Walter explains: "My older brother Manfred was a keen photographer. He started taking photos at the end of the 1920s. I became interested in what he was up to and got to take part and learn to use the camera and develop photos in the darkroom. We used our bathroom since there weren’t any windows.
At that time we used a little frame with a pane of glass. You placed it underneath and then put another pane of glass on top. Then you took it out of the darkroom, held it up to the sun and counted one, two, three, four, five… Then we went back into the darkroom and fixed, or developed, the image.
My first camera consisted of a small box with a lens at the front. There were a handle and a shutter button. I took many pictures both before and during the war. When Leonie and I decided to go underground, I gathered up all the photos, put them in a metal tin and buried it in Grunewald.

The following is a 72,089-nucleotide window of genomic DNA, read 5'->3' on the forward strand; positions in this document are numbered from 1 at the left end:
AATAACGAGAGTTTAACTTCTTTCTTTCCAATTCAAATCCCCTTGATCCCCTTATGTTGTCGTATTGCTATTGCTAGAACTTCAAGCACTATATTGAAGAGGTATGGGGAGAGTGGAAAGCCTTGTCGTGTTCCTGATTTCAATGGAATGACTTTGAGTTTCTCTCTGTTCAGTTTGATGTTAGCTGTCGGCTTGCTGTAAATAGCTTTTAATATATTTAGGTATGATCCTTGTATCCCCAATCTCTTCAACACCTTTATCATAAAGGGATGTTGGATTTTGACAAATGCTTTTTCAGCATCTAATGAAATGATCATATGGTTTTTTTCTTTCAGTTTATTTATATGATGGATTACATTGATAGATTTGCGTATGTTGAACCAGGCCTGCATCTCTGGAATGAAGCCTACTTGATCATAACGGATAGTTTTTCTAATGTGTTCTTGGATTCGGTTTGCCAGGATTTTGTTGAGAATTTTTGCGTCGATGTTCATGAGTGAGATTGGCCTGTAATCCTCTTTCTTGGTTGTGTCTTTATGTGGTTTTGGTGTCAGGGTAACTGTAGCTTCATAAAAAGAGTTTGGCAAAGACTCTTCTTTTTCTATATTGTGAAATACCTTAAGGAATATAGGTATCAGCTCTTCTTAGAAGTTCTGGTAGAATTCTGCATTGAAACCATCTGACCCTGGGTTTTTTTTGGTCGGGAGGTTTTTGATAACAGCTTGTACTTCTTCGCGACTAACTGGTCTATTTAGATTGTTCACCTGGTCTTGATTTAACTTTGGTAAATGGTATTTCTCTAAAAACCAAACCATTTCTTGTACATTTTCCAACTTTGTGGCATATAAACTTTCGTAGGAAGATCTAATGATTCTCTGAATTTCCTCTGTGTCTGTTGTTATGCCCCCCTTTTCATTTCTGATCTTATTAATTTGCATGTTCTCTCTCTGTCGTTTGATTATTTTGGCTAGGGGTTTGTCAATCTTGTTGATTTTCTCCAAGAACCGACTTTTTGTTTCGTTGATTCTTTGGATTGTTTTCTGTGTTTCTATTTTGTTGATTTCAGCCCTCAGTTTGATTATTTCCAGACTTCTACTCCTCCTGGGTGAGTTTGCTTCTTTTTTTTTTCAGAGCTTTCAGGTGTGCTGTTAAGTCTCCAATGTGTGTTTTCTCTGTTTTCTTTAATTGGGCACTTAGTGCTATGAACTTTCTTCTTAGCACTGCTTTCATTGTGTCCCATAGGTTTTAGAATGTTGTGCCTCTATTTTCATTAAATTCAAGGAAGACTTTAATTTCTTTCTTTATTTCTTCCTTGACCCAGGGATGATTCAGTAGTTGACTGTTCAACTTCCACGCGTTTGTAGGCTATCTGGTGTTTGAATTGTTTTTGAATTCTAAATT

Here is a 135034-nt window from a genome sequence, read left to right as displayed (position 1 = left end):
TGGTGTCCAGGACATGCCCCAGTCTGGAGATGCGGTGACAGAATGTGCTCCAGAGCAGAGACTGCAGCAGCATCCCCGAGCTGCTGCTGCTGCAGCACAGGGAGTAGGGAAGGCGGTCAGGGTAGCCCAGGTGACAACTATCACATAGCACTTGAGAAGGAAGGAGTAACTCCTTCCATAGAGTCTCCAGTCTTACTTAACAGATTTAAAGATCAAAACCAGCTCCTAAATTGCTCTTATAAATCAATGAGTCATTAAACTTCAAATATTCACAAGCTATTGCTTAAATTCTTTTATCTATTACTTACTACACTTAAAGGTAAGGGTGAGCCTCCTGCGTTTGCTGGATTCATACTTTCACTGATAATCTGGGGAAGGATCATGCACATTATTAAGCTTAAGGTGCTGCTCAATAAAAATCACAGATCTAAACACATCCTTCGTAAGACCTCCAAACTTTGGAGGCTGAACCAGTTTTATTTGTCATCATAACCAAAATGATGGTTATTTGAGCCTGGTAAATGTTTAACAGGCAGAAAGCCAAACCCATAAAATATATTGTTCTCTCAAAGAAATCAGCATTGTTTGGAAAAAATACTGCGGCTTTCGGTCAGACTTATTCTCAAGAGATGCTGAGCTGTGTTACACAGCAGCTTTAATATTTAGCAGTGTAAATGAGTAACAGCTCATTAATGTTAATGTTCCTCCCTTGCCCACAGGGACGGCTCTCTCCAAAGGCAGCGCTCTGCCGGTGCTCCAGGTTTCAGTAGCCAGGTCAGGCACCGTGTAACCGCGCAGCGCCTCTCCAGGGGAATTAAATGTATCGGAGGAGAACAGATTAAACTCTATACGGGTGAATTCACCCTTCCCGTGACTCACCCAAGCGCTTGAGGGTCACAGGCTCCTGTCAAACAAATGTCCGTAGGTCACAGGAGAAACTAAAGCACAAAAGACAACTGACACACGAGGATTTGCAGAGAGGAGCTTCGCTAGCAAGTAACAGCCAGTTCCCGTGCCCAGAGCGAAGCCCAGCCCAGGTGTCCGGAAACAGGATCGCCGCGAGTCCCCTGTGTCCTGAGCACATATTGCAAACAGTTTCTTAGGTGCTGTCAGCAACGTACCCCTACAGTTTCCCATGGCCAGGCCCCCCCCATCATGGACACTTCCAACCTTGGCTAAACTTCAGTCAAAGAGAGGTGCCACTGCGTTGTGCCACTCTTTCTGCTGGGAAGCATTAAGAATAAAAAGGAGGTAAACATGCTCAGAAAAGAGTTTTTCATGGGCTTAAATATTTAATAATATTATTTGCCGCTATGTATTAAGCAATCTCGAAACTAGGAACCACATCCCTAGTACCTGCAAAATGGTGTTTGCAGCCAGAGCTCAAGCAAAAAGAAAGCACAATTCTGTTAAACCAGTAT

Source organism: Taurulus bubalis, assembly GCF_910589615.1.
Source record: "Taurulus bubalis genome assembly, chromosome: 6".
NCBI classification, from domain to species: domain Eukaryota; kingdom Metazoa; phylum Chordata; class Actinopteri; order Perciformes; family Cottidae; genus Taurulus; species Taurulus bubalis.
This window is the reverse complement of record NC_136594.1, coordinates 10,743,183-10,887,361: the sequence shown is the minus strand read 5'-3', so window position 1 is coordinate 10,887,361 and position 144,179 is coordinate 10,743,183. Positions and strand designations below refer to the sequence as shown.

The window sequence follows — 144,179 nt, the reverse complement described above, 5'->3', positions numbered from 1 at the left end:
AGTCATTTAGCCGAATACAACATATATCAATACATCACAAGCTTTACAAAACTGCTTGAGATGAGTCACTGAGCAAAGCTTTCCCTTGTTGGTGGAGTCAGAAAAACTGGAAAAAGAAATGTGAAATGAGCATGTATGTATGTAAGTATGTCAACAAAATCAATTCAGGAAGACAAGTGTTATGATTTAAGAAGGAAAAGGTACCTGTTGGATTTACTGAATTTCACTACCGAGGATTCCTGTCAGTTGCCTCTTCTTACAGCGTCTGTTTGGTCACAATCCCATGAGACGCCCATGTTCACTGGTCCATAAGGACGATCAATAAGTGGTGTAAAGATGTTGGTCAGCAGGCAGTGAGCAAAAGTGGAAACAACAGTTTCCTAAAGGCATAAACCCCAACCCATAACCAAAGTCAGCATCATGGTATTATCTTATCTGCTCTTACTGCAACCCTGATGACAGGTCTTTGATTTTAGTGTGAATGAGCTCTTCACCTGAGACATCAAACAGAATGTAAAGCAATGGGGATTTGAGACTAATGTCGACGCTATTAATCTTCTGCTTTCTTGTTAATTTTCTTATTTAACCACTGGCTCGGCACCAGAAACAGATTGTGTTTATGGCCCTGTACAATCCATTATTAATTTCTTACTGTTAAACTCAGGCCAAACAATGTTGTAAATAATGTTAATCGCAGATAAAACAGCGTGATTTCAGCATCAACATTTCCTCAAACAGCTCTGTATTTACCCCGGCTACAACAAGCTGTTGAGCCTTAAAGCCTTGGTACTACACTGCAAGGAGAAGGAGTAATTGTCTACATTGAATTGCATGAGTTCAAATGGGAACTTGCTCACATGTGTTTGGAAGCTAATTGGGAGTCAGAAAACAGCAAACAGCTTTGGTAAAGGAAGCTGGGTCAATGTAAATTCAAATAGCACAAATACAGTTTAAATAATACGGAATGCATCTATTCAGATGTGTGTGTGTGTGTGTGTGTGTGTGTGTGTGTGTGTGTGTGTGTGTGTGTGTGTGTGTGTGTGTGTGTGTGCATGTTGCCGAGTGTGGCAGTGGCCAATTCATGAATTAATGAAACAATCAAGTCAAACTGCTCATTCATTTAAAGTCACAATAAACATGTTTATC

I packed the photos in a watertight metal tin and buried them at a location where three trees stood forming a triangle next to a lake. Three months after the liberation I dug up the tin. The originals are now at the Jewish Museum in Berlin, but I have copies of them in my private album.
My childhood and a large part of Leonie’s and my time in Berlin are on those photos. I am glad that I managed to keep them. They are all that I have left from that time."